RSPB backs Environmental Audit Committee’s calls for new Environmental Protection Act

Pink-footed geese fly over Snettisham RSPB reserve.

Pink-footed geese fly over Snettisham RSPB reserve. - Credit: Matthew Usher

East Anglian conservationists have backed MPs' calls for new laws to be drafted to prevent key environmental safeguards becoming 'zombie legislation' after Britain leaves the EU.

A report by the Environmental Audit Committee (EAC) suggests protection for wildlife and habitats could be weakened by Brexit unless the government introduces a new Environmental Protection Act in the early stages of the Article 50 negotiation process.

It says merely copying EU legislation such as the Birds and Habitats Directives into UK law creates of risk of 'zombie legislation', where transposed laws are no longer updated, has no body enforcing it and can be eroded through statutory instruments with minimal parliamentary scrutiny.

The report warns this could have potentially far-reaching negative consequences for the UK's biodiversity.

Committee chairman Mary Creagh said: 'Changes from Brexit could put our countryside, farming and wildlife at risk. Protections for Britain's wildlife and special places currently guaranteed under European law could end up as 'zombie legislation' even with the Great Repeal Bill.

'The government should safeguard protections for Britain's wildlife and special places in a new Environmental Protection Act.

'UK farming faces significant risks – from a loss of subsidies and tariffs on farm exports to increased competition from countries with weaker food, animal welfare and environmental standards. The government must not trade away these key protections as we leave the EU.'

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Dr James Robinson, RSPB director for Eastern England, agreed with the EAC's conclusion, and said: 'It is paramount not only that we retain existing laws that protect nature – including the vital Birds and Habitats Directives highlighted in the report – but also that we continue to support and strengthen their enforcement and monitoring with new UK laws to replace the EU mechanisms that have played such a crucial role in their effective implementation to date, and will be lost as a result of Brexit.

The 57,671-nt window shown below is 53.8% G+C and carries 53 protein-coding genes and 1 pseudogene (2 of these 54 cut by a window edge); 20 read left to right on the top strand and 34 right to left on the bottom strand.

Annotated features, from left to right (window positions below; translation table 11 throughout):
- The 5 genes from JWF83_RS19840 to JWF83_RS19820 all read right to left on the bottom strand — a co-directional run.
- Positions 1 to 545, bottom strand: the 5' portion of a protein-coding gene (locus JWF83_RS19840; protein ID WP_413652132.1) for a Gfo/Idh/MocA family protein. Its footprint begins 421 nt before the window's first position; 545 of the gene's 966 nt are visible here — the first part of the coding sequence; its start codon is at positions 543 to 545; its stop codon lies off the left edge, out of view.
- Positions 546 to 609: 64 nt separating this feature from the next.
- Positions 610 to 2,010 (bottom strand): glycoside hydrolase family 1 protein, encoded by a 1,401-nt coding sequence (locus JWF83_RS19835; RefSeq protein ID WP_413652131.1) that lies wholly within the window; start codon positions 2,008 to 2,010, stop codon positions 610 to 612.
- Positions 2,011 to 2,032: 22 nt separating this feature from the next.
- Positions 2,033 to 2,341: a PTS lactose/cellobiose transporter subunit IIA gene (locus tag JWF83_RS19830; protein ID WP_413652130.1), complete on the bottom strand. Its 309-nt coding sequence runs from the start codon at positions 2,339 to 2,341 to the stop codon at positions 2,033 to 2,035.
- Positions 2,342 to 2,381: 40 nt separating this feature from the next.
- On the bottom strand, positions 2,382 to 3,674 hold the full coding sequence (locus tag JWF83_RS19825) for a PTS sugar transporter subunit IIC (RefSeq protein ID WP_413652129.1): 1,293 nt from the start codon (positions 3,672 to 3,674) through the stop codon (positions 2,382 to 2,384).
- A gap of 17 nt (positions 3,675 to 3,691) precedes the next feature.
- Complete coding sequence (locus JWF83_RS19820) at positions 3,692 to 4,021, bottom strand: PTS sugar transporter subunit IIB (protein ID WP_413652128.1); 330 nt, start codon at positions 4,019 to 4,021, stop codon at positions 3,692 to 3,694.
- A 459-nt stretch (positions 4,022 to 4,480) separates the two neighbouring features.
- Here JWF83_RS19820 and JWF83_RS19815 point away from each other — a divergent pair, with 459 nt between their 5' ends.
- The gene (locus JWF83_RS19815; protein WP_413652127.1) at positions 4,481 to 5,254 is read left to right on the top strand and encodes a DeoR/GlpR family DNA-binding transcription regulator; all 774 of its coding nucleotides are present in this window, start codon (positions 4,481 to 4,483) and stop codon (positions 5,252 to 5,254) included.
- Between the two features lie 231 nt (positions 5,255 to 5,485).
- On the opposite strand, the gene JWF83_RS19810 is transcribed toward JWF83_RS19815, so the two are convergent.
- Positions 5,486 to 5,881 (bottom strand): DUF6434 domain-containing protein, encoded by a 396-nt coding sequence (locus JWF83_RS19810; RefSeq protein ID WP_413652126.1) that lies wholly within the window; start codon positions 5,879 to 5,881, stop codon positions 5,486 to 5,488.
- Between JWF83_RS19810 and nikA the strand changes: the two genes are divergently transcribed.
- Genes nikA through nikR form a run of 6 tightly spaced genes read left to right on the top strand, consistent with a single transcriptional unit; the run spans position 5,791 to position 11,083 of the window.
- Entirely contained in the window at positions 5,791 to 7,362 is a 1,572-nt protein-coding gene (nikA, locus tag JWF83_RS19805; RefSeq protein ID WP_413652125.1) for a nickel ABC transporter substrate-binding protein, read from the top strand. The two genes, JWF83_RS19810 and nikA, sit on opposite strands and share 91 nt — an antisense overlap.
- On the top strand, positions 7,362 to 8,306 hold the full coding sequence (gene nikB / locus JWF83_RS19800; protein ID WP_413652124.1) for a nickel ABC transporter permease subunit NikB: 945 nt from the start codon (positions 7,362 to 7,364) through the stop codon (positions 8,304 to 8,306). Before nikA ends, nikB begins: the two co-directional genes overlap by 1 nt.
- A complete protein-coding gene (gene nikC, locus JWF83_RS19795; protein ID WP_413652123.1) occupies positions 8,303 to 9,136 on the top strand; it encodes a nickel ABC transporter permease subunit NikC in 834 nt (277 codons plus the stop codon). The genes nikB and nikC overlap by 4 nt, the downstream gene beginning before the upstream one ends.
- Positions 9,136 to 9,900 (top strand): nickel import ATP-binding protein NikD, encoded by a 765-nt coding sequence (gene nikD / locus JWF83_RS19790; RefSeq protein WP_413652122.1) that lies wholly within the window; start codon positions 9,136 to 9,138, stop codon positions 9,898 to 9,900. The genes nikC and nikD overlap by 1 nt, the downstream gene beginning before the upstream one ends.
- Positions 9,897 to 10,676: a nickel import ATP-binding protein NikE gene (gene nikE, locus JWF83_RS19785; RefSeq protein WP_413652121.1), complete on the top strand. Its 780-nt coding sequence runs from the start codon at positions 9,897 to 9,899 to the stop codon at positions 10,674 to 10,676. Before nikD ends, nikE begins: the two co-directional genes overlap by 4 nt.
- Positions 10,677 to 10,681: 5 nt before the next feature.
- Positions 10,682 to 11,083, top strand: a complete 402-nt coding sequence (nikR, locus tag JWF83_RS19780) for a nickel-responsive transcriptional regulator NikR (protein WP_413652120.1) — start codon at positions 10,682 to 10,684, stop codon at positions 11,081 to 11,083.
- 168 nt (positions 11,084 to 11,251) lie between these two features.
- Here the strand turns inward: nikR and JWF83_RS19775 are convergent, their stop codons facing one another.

'For more than three decades, since the creation of the Birds Directive in 1979, the EU Nature Directives have played a vital role in helping European countries, including our own, protect our most threatened species and the precious and increasingly threatened natural places they depend on.

'Here in the East of England we have as much reason as anywhere to appreciate what the Nature Directives have done for our natural environment, and therefore for us.

'Leaving the EU presents great opportunities for nature conservation in the UK, but also great risks if we are not careful to ensure that the current levels of legal protection and the mechanisms for funding and delivering work to manage and restore habitats and meet the UK's targets for recovering biodiversity are not lost in the transition.'


The EAC report says leaving the EU's Common Agricultural Policy could threaten the viability of some farms.

New trading relationships with states outside the EU could lead to increased competition from countries with lower food standards, animal welfare standards and environmental protection, it says.

It suggests the UK farm subsidies should be linked to the delivery of 'public goods', like the promotion of biodiversity, preventing flooding and storing carbon, rather than simply providing income support to farmers.

But Guy Smith, vice president of the National Farmers' Union (NFU) said food security and food production should also be regarded as strategically important for the country and good for the public.

Mr Smith, who will chair the Norfolk Farming Conference on February 2, said: 'British farmers work to a very high standard for animal welfare, food safety and environmental protection. We believe strongly that any standards are not watered down if we are forced to compete against agricultures in other parts of the world that clearly do not have such high standards as ours. Clearly we must not be put at a competitive disadvantage.

'The EAC has rightly recognised that farming and the environment go hand-in-hand and that producing quality, home-grown food is critical to the future of the country. Viable farming businesses will be best placed to contribute to the environment.'